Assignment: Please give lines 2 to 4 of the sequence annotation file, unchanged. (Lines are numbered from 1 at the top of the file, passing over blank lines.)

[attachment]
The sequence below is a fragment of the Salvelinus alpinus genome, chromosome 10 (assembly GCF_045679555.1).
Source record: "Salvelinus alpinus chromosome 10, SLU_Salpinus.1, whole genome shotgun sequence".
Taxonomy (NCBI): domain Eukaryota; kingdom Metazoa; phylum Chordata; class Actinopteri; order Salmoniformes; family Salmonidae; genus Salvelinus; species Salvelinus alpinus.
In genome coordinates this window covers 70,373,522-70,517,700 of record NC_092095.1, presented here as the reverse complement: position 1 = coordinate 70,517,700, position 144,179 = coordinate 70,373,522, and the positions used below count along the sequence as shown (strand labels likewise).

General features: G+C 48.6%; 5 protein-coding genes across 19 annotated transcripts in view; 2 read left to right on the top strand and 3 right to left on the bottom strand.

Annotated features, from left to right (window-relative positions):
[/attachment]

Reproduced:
Source record: "Salvelinus alpinus chromosome 10, SLU_Salpinus.1, whole genome shotgun sequence".
Taxonomy (NCBI): domain Eukaryota; kingdom Metazoa; phylum Chordata; class Actinopteri; order Salmoniformes; family Salmonidae; genus Salvelinus; species Salvelinus alpinus.
In genome coordinates this window covers 70,373,522-70,517,700 of record NC_092095.1, presented here as the reverse complement: position 1 = coordinate 70,517,700, position 144,179 = coordinate 70,373,522, and the positions used below count along the sequence as shown (strand labels likewise).